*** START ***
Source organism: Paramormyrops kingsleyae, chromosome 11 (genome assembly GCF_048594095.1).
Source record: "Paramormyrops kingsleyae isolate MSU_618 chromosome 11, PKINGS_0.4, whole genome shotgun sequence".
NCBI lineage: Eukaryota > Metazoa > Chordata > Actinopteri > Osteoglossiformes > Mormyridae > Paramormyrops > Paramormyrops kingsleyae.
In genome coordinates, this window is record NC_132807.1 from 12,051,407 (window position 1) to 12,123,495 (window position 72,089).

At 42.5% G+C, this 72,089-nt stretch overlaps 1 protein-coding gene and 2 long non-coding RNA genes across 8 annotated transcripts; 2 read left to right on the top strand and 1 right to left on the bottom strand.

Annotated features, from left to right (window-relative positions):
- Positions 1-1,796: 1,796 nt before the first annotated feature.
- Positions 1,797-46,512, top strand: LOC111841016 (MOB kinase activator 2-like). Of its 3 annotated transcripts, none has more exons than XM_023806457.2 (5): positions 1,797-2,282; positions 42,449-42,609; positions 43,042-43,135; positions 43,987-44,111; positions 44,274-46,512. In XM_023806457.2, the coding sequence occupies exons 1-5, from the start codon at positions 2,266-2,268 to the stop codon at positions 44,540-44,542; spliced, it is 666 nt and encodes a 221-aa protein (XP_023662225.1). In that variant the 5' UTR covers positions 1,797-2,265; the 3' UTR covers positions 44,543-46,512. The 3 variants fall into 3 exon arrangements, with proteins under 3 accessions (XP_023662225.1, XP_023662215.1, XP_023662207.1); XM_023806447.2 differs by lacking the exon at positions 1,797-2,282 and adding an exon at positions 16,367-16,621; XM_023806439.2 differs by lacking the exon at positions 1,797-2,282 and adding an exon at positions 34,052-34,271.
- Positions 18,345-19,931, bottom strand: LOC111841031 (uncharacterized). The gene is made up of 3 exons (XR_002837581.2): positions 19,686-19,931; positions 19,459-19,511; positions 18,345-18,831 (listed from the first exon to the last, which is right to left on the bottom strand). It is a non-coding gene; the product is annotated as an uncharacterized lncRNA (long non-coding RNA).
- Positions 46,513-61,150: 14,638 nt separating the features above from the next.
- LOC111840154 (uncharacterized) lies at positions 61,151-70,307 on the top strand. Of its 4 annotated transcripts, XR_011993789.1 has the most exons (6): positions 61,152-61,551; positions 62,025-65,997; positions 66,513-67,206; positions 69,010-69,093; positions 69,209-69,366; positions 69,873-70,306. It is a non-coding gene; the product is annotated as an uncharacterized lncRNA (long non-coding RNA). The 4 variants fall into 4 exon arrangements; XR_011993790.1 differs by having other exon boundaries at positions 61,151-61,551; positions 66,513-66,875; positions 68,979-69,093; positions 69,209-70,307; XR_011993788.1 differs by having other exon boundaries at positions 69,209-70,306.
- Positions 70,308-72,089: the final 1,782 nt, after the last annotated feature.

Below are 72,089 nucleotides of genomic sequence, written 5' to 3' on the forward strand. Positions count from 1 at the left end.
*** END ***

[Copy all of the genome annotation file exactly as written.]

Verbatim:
Source organism: Paramormyrops kingsleyae, chromosome 11 (genome assembly GCF_048594095.1).
Source record: "Paramormyrops kingsleyae isolate MSU_618 chromosome 11, PKINGS_0.4, whole genome shotgun sequence".
NCBI lineage: Eukaryota > Metazoa > Chordata > Actinopteri > Osteoglossiformes > Mormyridae > Paramormyrops > Paramormyrops kingsleyae.
In genome coordinates, this window is record NC_132807.1 from 12,051,407 (window position 1) to 12,123,495 (window position 72,089).

At 42.5% G+C, this 72,089-nt stretch overlaps 1 protein-coding gene and 2 long non-coding RNA genes across 8 annotated transcripts; 2 read left to right on the top strand and 1 right to left on the bottom strand.

Annotated features, from left to right (window-relative positions):
- Positions 1-1,796: 1,796 nt before the first annotated feature.
- Positions 1,797-46,512, top strand: LOC111841016 (MOB kinase activator 2-like). Of its 3 annotated transcripts, none has more exons than XM_023806457.2 (5): positions 1,797-2,282; positions 42,449-42,609; positions 43,042-43,135; positions 43,987-44,111; positions 44,274-46,512. In XM_023806457.2, the coding sequence occupies exons 1-5, from the start codon at positions 2,266-2,268 to the stop codon at positions 44,540-44,542; spliced, it is 666 nt and encodes a 221-aa protein (XP_023662225.1). In that variant the 5' UTR covers positions 1,797-2,265; the 3' UTR covers positions 44,543-46,512. The 3 variants fall into 3 exon arrangements, with proteins under 3 accessions (XP_023662225.1, XP_023662215.1, XP_023662207.1); XM_023806447.2 differs by lacking the exon at positions 1,797-2,282 and adding an exon at positions 16,367-16,621; XM_023806439.2 differs by lacking the exon at positions 1,797-2,282 and adding an exon at positions 34,052-34,271.
- Positions 18,345-19,931, bottom strand: LOC111841031 (uncharacterized). The gene is made up of 3 exons (XR_002837581.2): positions 19,686-19,931; positions 19,459-19,511; positions 18,345-18,831 (listed from the first exon to the last, which is right to left on the bottom strand). It is a non-coding gene; the product is annotated as an uncharacterized lncRNA (long non-coding RNA).
- Positions 46,513-61,150: 14,638 nt separating the features above from the next.
- LOC111840154 (uncharacterized) lies at positions 61,151-70,307 on the top strand. Of its 4 annotated transcripts, XR_011993789.1 has the most exons (6): positions 61,152-61,551; positions 62,025-65,997; positions 66,513-67,206; positions 69,010-69,093; positions 69,209-69,366; positions 69,873-70,306. It is a non-coding gene; the product is annotated as an uncharacterized lncRNA (long non-coding RNA). The 4 variants fall into 4 exon arrangements; XR_011993790.1 differs by having other exon boundaries at positions 61,151-61,551; positions 66,513-66,875; positions 68,979-69,093; positions 69,209-70,307; XR_011993788.1 differs by having other exon boundaries at positions 69,209-70,306.
- Positions 70,308-72,089: the final 1,782 nt, after the last annotated feature.

Below are 72,089 nucleotides of genomic sequence, written 5' to 3' on the forward strand. Positions count from 1 at the left end.